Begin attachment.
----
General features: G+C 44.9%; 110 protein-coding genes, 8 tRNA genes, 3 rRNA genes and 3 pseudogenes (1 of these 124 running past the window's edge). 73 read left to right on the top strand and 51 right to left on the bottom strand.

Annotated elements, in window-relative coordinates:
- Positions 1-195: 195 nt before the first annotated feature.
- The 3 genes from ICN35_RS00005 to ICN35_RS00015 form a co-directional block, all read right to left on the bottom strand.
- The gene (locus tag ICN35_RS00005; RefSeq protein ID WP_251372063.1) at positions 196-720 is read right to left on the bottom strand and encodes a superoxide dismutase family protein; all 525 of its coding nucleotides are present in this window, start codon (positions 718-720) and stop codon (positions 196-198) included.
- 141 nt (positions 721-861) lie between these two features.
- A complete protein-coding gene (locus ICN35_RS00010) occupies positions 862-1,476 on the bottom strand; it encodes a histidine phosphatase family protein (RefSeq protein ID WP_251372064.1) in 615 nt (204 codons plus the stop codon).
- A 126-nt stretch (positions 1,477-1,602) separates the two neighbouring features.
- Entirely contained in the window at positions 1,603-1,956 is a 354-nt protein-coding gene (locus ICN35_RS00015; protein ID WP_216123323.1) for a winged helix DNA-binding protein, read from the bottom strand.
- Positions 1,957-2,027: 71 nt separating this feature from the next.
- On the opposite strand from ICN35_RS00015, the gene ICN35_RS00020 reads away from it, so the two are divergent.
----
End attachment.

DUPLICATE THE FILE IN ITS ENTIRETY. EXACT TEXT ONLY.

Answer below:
General features: G+C 44.9%; 110 protein-coding genes, 8 tRNA genes, 3 rRNA genes and 3 pseudogenes (1 of these 124 running past the window's edge). 73 read left to right on the top strand and 51 right to left on the bottom strand.

Annotated elements, in window-relative coordinates:
- Positions 1-195: 195 nt before the first annotated feature.
- The 3 genes from ICN35_RS00005 to ICN35_RS00015 form a co-directional block, all read right to left on the bottom strand.
- The gene (locus tag ICN35_RS00005; RefSeq protein ID WP_251372063.1) at positions 196-720 is read right to left on the bottom strand and encodes a superoxide dismutase family protein; all 525 of its coding nucleotides are present in this window, start codon (positions 718-720) and stop codon (positions 196-198) included.
- 141 nt (positions 721-861) lie between these two features.
- A complete protein-coding gene (locus ICN35_RS00010) occupies positions 862-1,476 on the bottom strand; it encodes a histidine phosphatase family protein (RefSeq protein ID WP_251372064.1) in 615 nt (204 codons plus the stop codon).
- A 126-nt stretch (positions 1,477-1,602) separates the two neighbouring features.
- Entirely contained in the window at positions 1,603-1,956 is a 354-nt protein-coding gene (locus ICN35_RS00015; protein ID WP_216123323.1) for a winged helix DNA-binding protein, read from the bottom strand.
- Positions 1,957-2,027: 71 nt separating this feature from the next.
- On the opposite strand from ICN35_RS00015, the gene ICN35_RS00020 reads away from it, so the two are divergent.